Supreme Court: Scalia vs. Kennedy

10 December 2012 |permalink | email article

THE defining battles within the Supreme Court for more than two decades over social and moral controversies have been fought between two devout Catholics appointed by President Reagan. Justice Antonin Scalia believes the law can and should enforce moral standards, including criminal bans on abortion and on “homosexual conduct” that man “believe to be immoral and destructive.” Justice Anthony Kennedy is a libertarian conservative who believes the Constitution protects the freedom of individuals to “make personal decisions relating to marriage, procreation, contraception, family relationships, and child rearing the education.” Both have much in common. Born in 1930, they graduate from high school and excelled at Harvard Law School and as Republicans rose through the legal ranks. Both voted to strike down President Obama’s health care law and Scalia joined the Citizens United case that freed corporate and union spending on political ads. In 1992 Kennedy, while opposed to abortion, switched sides and upheld a woman’s right to choose. The battle for gay rights is now set for another round. The California case on Proposition 8 is far more critical because it involves the right to marry as a fundamental right and excluding them from marriage denies them equal protection of law.

Making History 

With right-wing conservative Republican Sen. Jim DeMint resigning from the Senate to run the Heritage Foundation Republican Indian American Gov. Nikki Haley has a chance to make history. Rep Tim Scott, an African-American Rep. from Charleston, is said to be the frontrunner. Young, charismatic and a Tea Party warrior himself, Scott would be just the fifth black Senator since Reconstruction, He would have to face voters in 2014.   

High-Speed Rail

Rep. Kevin McCarthy (R-Bakersfield), the third-highest ranking Republican in Congress, has suggested that the federal government should cut its losses and not provide any more money for the state’s high-speed rail system. He said the revised high-speed rail plan calls for the $38 billion more federal spending. He suggested an estimate about the train’s ridership is overblown and that Congress would still have to subsidize the operation of the train if ever built.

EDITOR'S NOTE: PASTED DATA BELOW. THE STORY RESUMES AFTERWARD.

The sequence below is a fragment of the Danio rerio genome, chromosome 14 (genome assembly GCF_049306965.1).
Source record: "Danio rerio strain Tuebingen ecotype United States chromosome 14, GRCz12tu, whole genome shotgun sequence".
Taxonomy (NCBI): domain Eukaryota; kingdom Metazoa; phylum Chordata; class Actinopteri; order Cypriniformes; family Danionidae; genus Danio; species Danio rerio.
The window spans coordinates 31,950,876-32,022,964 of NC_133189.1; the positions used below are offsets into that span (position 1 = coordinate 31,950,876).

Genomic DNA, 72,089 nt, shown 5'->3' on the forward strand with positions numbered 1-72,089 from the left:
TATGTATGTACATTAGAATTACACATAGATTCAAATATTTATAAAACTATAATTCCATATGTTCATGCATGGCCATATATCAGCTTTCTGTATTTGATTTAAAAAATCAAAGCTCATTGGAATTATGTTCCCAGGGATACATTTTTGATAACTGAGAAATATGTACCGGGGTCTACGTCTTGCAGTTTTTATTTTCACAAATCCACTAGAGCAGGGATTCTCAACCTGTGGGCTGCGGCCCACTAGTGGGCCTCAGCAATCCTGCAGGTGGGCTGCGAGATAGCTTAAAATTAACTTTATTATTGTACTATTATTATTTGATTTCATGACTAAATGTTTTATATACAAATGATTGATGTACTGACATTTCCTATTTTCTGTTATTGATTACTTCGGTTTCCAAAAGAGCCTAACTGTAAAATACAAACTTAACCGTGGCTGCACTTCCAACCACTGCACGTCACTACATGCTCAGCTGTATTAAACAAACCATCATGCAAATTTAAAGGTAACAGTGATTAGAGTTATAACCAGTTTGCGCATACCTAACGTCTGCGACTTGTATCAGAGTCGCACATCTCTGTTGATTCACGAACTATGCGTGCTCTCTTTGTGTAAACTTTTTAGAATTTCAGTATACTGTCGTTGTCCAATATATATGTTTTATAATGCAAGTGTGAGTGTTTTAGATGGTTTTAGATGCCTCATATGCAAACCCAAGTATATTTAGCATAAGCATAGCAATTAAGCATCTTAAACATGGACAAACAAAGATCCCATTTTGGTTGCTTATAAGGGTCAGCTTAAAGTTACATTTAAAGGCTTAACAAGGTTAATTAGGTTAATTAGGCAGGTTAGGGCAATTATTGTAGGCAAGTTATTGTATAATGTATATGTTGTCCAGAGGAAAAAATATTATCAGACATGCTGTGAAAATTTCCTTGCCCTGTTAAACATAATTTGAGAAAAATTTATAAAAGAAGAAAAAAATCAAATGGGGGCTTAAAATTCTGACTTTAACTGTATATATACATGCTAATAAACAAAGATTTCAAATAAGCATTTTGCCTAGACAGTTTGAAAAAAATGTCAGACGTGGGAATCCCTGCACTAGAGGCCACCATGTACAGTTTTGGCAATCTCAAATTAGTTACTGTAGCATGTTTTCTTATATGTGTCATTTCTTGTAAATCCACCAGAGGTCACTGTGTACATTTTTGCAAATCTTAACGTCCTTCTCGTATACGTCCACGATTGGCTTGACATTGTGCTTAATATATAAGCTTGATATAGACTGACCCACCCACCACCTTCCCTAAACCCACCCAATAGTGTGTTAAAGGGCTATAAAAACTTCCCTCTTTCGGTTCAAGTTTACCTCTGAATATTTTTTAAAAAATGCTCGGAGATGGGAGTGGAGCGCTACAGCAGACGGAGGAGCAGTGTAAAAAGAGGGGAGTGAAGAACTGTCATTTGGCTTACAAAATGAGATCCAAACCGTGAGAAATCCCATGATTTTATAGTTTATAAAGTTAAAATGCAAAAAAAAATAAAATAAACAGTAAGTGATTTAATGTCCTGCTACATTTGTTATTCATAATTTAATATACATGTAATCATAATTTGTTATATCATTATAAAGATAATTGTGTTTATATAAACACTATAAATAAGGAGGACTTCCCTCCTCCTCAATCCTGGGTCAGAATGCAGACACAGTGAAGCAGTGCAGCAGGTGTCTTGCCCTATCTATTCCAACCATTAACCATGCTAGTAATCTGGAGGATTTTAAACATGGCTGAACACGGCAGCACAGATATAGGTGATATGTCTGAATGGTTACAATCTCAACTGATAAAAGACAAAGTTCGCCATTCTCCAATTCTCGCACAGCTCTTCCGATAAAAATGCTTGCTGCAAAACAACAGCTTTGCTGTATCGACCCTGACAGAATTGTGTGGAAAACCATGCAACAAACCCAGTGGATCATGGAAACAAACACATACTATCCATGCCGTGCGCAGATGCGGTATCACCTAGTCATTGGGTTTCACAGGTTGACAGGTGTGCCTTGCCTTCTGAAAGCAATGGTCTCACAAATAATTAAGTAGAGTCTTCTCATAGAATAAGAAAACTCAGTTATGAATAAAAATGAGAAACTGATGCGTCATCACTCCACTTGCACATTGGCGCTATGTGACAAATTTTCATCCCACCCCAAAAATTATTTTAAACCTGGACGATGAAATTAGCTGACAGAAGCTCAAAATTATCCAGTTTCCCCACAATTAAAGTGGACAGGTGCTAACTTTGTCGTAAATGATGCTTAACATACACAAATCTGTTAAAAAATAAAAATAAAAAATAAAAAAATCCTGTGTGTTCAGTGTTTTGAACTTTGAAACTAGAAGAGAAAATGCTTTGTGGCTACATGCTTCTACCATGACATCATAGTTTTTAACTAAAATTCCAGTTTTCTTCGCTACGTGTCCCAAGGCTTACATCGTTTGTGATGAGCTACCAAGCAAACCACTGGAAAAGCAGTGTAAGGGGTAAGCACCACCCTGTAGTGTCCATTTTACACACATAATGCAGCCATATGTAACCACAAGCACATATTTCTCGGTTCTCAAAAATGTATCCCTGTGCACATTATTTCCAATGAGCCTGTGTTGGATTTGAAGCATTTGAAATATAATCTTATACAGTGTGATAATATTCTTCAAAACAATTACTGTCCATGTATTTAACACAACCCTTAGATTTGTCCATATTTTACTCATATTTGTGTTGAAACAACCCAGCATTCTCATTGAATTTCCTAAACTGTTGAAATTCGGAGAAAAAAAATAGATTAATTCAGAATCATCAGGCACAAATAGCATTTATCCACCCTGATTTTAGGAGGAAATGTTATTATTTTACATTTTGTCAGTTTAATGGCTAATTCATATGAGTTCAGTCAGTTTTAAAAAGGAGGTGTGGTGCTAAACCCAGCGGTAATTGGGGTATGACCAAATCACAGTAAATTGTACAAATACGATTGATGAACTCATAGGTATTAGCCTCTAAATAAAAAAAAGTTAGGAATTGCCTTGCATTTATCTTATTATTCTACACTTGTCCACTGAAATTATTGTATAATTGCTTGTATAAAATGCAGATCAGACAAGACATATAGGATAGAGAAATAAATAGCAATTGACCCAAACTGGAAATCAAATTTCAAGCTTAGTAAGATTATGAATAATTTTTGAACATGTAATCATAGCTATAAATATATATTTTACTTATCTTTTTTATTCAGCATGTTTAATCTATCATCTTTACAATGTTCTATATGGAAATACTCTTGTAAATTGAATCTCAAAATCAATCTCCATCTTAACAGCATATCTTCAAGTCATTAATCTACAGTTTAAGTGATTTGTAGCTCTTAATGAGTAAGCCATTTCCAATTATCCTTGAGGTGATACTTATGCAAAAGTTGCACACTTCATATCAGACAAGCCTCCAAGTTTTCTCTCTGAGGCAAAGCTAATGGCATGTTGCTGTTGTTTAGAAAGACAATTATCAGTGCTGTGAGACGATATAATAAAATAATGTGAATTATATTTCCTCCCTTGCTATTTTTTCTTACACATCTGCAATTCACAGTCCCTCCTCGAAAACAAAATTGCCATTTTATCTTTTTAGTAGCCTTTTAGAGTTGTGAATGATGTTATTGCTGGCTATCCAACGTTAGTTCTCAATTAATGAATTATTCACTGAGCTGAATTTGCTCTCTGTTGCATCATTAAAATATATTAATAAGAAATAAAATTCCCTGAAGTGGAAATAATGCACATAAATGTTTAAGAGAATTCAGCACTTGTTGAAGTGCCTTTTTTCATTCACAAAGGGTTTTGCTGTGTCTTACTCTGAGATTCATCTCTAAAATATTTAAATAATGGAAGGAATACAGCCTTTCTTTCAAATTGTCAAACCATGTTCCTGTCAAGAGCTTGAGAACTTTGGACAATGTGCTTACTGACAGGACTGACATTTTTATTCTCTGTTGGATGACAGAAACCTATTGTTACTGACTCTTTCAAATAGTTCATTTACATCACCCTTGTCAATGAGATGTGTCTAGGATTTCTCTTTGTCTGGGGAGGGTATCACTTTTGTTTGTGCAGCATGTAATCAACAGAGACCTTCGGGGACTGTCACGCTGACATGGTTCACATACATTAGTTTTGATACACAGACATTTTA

What They Said

If the Republicans don’t want to see their party go the way of the dinosaurs, they have to step out of the past.—New York Times columnist Charles Blow, suggesting that Republican anti-intellectualism is antediluvian.

If you believe in a vast, right-wing conspiracy this is its clubhouse.—An NPR reporter told listeners in 2001 about Americans for Tax Reform and the weekly confabs that founder Grover Norquist has with various conservative operatives in Washington, D,C,

But history will no doubt record that withering Republicans were finally wiped from the face of the earth in 2016 when the relentless (and rested) Conquistadora Hillary marched in, General Bill on a horse before her, and finally finished them off—New .York Times’ Maureen Dowd musing about Hillary Clinton’s possible run for president in four years.

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